The case was settled out of court in January 2001, but by that time many more cases and deaths were reported and therefore neither Ford nor Firestone could continue blaming the weather or car owners. They, instead, were blaming each other. BACKGROUND The Ford-Firestone business relationship has endured more than a century; Henry Ford bought tires from Harvey Firestone in 1896, even before either company was formed.

From then onwards Firestone has met 50% or more of Ford’s original equipment tire requirements. The companies started up a joint research initiative for rubber production in Brazil. The relationship had also an important emotional dimension. Waddell mentions that the only person Ford trusted and respected more than Harvey Firestone was Thomas Edison. In addition, Ford’s grandson married Firestone’s granddaughter in 1947 adding deeper affective links to an already important commercial relationship.

Drawing on published typologies of business relationships, the pre-crisis Ford–Firestone relationship could be portrayed as an ideal relationship, enabled by trust developed over the long-term and characterized by high levels of goodwill-trust. Other features of the relationship to stress are reduced social and cultural distance, strong social bonds, not only built up by the founders’ friendship but also by their family ties, as well as commitment, shared values and willingness to communicate.

All these are linked to relationship satisfaction and long-term relationship orientation (Geyskens, Steenkamp, & Kumar, 1998). Such a relationship might have provided enough cushions to withstand virtually any crisis.

However on May 21st 2001, less than 15 months after the first incident in the US, Firestone announced the termination of the 95 years old relationship. However, the termination effectively never occurred and nowadays Ford and Firestone continue to transact as if nothing had happened.

The relationship was completely reconfigured not only as a consequence of the acts of the companies but also of members of the extended network. Likewise, the episode as well as the parties’ acts affected others in the network and somehow redefined the whole industrial sector rules of the game. Figure 1. Network Setting of Ford-Firestone Crisis RULES THEORY Rules Theory draws on Pearce and Cronen’s (1980) theory called “The Coordinated Management of Meaning”.

Rules Theory adopts a social constructionist perspective providing an analytical framework that can be used for making sense of business-to- business relationship structure and dynamics. Just as Pearce and Cronen asserted that persons in conversation co-construct their social realities, Rules Theory posits that inter-company interaction co-constructs business relationships, which are potentially reshaped each time one party does something to the other. This something is called an act.

Rules Theory provides the external viewer with an analytical tool to understand and explain inter-company interaction as if they were applying sets of rules that guide behavior; rules of meaning and action. Rules of meaning are called constitutive rules and rules of action are called regulative rules. The meaning given to an act and any subsequent re-action are context dependent. Thus, when Company A acts towards Company B, the constitutive rule applied by Company B can be expressed as follows: in the context of (socially-constructed context of performance), Company A’s act counts as X (meaning given to the act).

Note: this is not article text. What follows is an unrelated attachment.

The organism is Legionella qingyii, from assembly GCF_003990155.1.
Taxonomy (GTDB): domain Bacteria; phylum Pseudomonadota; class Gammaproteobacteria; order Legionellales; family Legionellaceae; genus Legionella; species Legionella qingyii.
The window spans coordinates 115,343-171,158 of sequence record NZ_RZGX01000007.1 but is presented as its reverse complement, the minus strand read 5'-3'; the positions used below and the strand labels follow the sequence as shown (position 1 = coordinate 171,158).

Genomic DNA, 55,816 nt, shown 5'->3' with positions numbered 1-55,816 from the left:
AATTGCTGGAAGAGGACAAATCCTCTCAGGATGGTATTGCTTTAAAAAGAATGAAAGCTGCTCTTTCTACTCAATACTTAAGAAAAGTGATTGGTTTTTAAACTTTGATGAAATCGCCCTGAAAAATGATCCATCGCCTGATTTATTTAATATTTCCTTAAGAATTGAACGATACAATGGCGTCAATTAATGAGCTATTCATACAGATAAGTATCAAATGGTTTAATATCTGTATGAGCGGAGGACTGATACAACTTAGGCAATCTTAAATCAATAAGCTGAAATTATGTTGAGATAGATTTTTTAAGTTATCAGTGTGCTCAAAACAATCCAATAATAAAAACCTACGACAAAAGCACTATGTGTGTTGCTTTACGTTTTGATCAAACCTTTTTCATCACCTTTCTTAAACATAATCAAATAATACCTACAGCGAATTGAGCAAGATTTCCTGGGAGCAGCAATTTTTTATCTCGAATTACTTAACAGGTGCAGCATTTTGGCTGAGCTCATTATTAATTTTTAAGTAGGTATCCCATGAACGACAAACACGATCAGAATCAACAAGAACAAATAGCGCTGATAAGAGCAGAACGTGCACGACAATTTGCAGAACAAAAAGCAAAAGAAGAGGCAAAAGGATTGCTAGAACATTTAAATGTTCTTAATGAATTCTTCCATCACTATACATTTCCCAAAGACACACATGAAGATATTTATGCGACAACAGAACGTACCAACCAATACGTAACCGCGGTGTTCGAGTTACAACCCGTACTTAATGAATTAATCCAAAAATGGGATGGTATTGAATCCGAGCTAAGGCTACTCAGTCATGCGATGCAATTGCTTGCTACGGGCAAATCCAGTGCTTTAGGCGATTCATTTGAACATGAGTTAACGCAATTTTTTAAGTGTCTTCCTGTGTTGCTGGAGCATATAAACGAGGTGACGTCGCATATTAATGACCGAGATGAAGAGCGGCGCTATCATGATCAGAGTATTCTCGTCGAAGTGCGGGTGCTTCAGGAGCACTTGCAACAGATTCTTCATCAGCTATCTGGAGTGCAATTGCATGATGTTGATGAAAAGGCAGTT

Company B’s reaction is guided by a regulative rule, which Equation 1. Primitive Form of Constitutive Rule can be expressed as follows: in the context of (socially-constructed context of performance) if Company A did X, it is (obligatory, legitimate, irrelevant or prohibited) to do Y. The four terms – obligatory, legitimate, irrelevant and prohibited – denote degrees of oughtness in Company B’s subsequent act. Constitutive rules describe how sensory inputs count as meanings and how meaning at one level of context counts as meaning at another level. Regulative rules guide action.

Regulative rules describe the process by which particular acts are felt appropriate and guide action. Constitutive and regulative rules can be represented using logical algebra symbology developed by Brown and Varela. The primitive forms of constitutive and regulative rules are illustrated in figures 2 and 3. Both meaning and entailed action are context dependent and therefore subject to change depending on the level of context in which the acts are performed. LEVELS OF CONTEXT Levels of context are the dynamic socially constructed realities that guide the attribution of meaning and subsequent response.

The contexts emerge from the interaction of actors across multiple events between two or more companies embedded in multiple interacting systems. It is expected that multiple levels of context may exist, and therefore any act is capable of being interpreted in more than one way.

In Rules Theory terms, levels of context are hierarchically ordered mutually independent frames of reference. The number and nature of these embedded levels of context depends on the nature of the interaction. Furthermore, levels of context only exist while parties are in interaction. Equation 2.